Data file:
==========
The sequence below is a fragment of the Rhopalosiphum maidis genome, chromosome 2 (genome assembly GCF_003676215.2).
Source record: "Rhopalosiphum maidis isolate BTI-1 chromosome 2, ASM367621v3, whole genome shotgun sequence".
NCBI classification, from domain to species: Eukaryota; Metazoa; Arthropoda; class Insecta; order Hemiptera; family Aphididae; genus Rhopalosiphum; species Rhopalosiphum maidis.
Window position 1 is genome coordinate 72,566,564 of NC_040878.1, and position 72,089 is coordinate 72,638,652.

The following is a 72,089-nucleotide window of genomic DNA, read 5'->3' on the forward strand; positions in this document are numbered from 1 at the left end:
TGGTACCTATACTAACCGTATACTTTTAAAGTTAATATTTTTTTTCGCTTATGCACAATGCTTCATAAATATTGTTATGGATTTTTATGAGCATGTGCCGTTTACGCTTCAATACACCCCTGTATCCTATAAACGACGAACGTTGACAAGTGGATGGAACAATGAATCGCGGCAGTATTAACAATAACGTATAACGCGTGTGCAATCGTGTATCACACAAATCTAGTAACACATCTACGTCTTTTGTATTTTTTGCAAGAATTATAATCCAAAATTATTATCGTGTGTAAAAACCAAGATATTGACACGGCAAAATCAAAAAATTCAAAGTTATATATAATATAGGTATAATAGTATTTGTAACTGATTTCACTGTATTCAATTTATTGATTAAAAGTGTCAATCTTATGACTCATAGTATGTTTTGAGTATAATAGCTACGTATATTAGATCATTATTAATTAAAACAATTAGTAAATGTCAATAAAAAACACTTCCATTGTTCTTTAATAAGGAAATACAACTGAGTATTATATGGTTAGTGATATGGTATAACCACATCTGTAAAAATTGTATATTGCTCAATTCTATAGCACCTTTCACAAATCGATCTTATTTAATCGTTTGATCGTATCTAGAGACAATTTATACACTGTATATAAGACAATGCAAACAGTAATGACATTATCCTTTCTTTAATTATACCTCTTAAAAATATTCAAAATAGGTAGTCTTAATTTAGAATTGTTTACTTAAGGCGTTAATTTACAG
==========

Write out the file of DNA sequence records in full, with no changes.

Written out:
The sequence below is a fragment of the Rhopalosiphum maidis genome, chromosome 2 (genome assembly GCF_003676215.2).
Source record: "Rhopalosiphum maidis isolate BTI-1 chromosome 2, ASM367621v3, whole genome shotgun sequence".
NCBI classification, from domain to species: Eukaryota; Metazoa; Arthropoda; class Insecta; order Hemiptera; family Aphididae; genus Rhopalosiphum; species Rhopalosiphum maidis.
Window position 1 is genome coordinate 72,566,564 of NC_040878.1, and position 72,089 is coordinate 72,638,652.

The following is a 72,089-nucleotide window of genomic DNA, read 5'->3' on the forward strand; positions in this document are numbered from 1 at the left end:
TGGTACCTATACTAACCGTATACTTTTAAAGTTAATATTTTTTTTCGCTTATGCACAATGCTTCATAAATATTGTTATGGATTTTTATGAGCATGTGCCGTTTACGCTTCAATACACCCCTGTATCCTATAAACGACGAACGTTGACAAGTGGATGGAACAATGAATCGCGGCAGTATTAACAATAACGTATAACGCGTGTGCAATCGTGTATCACACAAATCTAGTAACACATCTACGTCTTTTGTATTTTTTGCAAGAATTATAATCCAAAATTATTATCGTGTGTAAAAACCAAGATATTGACACGGCAAAATCAAAAAATTCAAAGTTATATATAATATAGGTATAATAGTATTTGTAACTGATTTCACTGTATTCAATTTATTGATTAAAAGTGTCAATCTTATGACTCATAGTATGTTTTGAGTATAATAGCTACGTATATTAGATCATTATTAATTAAAACAATTAGTAAATGTCAATAAAAAACACTTCCATTGTTCTTTAATAAGGAAATACAACTGAGTATTATATGGTTAGTGATATGGTATAACCACATCTGTAAAAATTGTATATTGCTCAATTCTATAGCACCTTTCACAAATCGATCTTATTTAATCGTTTGATCGTATCTAGAGACAATTTATACACTGTATATAAGACAATGCAAACAGTAATGACATTATCCTTTCTTTAATTATACCTCTTAAAAATATTCAAAATAGGTAGTCTTAATTTAGAATTGTTTACTTAAGGCGTTAATTTACAG